My friend Reed coined a name for my decorating style: he calls it “Early Neglectic” and I can’t disagree. My inclinations are Victorian; my eye is eclectic; my threshold of clutter remarkably higher than your average hoarder. So organizing the show-within-the-show for the upcoming Agincourt exhibit has been an opportunity to reflect. The question du jour is this: Why do we collect what we collect? I’ve written about this some time ago and probably will again.
Agincourt’s “Community Collection” began in 1912 and has grown slowly, the way clouds change their shape, their position; the way years have appeared on my face and hands without notice (or permission!). It’s been challenging to create a collection that pretends a century of organic evolution, gradual incremental change absent a single guiding hand. When you see the show, don’t dust for prints.
The people of Agincourt and Fennimore county acquired art in a number of ways and for a similar breadth of reasons. They bought it or found it or received it as gifts. Some of it only comes out at Thanksgiving when Aunt Harriet arrives for dinner. As far as I know, none of it was stolen. I’m also guessing that most of it was acquired outside the community, during travel for business or pleasure, which raises the question “What was the earliest local “gallery” selling art for decorative purposes?” [I’ll have to get back to you on that.] But travel to larger centers of culture like Omaha and Des Moines must have been frequent; Chicago, Minneapolis/St. Paul and Kansas City were a bit farther but their cultural lamps burned more brightly. Living in Fargo, I’ve seen us accused of lock-step adoration of the Twin Cities; we echo them here regardless of the appropriateness or applicability of what they’ve sung or built or crafted or read or said. And we’ve seen any number of Twin Citians arrive here in the boondocks with “Thank God I’ve arrived to show you what culture is all about” written on their faces. Haute culture does trickle down, I’m told.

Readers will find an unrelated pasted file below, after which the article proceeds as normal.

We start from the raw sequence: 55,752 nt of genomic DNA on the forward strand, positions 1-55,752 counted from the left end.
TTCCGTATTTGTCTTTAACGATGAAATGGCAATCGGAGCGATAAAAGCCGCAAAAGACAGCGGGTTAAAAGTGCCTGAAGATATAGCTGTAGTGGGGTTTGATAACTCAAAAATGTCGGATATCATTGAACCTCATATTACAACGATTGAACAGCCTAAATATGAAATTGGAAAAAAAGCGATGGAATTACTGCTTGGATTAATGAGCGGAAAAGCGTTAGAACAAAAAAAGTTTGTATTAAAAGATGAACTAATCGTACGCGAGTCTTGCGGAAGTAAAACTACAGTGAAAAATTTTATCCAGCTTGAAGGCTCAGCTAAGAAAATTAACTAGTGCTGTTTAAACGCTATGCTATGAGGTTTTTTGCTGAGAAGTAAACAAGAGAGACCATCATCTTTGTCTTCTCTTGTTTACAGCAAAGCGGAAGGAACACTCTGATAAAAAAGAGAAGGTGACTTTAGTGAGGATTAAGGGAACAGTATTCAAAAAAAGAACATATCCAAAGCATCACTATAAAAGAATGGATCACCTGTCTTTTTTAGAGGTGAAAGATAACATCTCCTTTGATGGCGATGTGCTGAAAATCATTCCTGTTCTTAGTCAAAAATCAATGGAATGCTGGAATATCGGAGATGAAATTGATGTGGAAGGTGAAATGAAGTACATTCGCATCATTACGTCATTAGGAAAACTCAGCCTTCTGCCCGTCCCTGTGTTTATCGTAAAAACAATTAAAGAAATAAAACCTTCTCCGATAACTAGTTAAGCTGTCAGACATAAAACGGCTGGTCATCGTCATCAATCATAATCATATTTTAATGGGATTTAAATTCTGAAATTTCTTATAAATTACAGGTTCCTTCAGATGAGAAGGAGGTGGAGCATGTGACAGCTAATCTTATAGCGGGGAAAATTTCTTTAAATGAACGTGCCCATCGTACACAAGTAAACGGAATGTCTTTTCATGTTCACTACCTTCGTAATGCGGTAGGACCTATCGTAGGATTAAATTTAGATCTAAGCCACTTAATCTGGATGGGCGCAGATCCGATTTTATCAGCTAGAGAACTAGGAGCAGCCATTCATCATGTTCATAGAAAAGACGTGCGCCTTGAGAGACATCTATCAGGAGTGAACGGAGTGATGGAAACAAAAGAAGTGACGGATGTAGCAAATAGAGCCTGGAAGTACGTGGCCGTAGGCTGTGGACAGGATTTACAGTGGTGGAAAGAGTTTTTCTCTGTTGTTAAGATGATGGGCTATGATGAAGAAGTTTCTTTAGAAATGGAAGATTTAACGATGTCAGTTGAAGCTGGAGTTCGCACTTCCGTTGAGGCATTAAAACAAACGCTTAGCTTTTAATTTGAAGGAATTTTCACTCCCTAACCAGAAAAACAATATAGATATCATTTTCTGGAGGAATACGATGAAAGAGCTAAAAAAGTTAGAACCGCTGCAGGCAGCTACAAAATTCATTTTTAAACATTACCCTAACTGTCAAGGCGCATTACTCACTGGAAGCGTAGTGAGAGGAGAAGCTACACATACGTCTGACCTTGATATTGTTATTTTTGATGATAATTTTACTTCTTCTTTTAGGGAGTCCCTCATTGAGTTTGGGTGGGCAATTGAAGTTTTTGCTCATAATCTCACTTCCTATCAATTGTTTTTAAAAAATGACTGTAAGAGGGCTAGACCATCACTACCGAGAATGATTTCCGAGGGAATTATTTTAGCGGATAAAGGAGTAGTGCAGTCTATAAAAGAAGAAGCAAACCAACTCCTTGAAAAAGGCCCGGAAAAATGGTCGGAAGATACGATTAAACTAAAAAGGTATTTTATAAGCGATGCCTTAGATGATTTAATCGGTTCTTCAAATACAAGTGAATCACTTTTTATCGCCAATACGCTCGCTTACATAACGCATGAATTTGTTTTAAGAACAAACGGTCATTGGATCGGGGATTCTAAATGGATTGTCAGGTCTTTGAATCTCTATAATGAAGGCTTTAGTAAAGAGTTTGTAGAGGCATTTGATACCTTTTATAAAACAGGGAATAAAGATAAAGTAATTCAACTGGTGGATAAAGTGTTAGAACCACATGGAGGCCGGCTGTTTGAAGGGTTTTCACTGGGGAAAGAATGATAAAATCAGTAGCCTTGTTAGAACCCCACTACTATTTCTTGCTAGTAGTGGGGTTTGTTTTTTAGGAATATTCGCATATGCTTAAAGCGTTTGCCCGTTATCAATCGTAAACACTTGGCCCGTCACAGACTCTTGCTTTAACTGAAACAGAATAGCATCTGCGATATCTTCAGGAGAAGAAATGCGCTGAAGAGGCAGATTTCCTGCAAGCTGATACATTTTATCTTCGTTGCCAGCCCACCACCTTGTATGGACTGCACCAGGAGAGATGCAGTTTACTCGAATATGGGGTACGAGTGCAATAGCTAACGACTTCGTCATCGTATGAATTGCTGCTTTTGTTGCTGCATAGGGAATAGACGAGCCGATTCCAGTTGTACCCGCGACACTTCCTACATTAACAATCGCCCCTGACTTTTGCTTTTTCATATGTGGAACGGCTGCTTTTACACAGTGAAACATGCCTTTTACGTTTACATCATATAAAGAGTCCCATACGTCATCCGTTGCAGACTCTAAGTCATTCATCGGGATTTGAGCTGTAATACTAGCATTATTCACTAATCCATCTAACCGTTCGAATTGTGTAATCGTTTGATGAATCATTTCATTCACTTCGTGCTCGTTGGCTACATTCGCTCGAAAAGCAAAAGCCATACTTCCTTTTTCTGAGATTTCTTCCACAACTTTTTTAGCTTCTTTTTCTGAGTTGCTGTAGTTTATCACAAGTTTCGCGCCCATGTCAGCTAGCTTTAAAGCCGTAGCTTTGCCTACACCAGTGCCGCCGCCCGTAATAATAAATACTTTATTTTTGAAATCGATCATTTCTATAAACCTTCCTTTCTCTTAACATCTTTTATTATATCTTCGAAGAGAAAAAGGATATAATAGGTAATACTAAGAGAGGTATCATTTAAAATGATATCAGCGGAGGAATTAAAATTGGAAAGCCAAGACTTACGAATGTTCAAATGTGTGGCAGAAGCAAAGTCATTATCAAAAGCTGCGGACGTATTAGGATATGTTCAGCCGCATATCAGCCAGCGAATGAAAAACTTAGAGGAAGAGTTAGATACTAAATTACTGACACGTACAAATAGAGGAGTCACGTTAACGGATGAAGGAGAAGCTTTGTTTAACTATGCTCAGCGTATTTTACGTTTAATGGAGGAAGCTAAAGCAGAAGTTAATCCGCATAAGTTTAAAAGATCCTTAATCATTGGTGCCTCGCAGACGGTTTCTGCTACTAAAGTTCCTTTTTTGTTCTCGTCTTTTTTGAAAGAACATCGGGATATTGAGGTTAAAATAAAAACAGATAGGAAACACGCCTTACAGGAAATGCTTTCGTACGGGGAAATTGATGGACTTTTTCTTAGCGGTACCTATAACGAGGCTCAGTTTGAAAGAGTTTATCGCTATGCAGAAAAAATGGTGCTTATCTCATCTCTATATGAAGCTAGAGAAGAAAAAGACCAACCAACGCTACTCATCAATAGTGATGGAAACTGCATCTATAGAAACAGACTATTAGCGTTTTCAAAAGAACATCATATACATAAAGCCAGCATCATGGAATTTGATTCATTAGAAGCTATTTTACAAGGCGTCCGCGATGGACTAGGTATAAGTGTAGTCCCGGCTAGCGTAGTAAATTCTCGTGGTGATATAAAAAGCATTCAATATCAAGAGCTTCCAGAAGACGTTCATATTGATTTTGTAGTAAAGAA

There is another way to view the generation of culture, however: the belief that bubble-up populism doesn’t have to produce the simpering shlock of another Thomas Kinkade. [Excuse my elitism.] I know and value those people among us who say “Let’s hang out together and figure what the hell art is all about”. And I have enough faith in that process to imagine it happening in Agincourt.
It’s gratifying to tell you that “Landscapes & Livestock” consists of fifty-five pieces so far, including this delightful 1936 aquatint by Czech-American artist Jan C. Vondrous [1884-1956].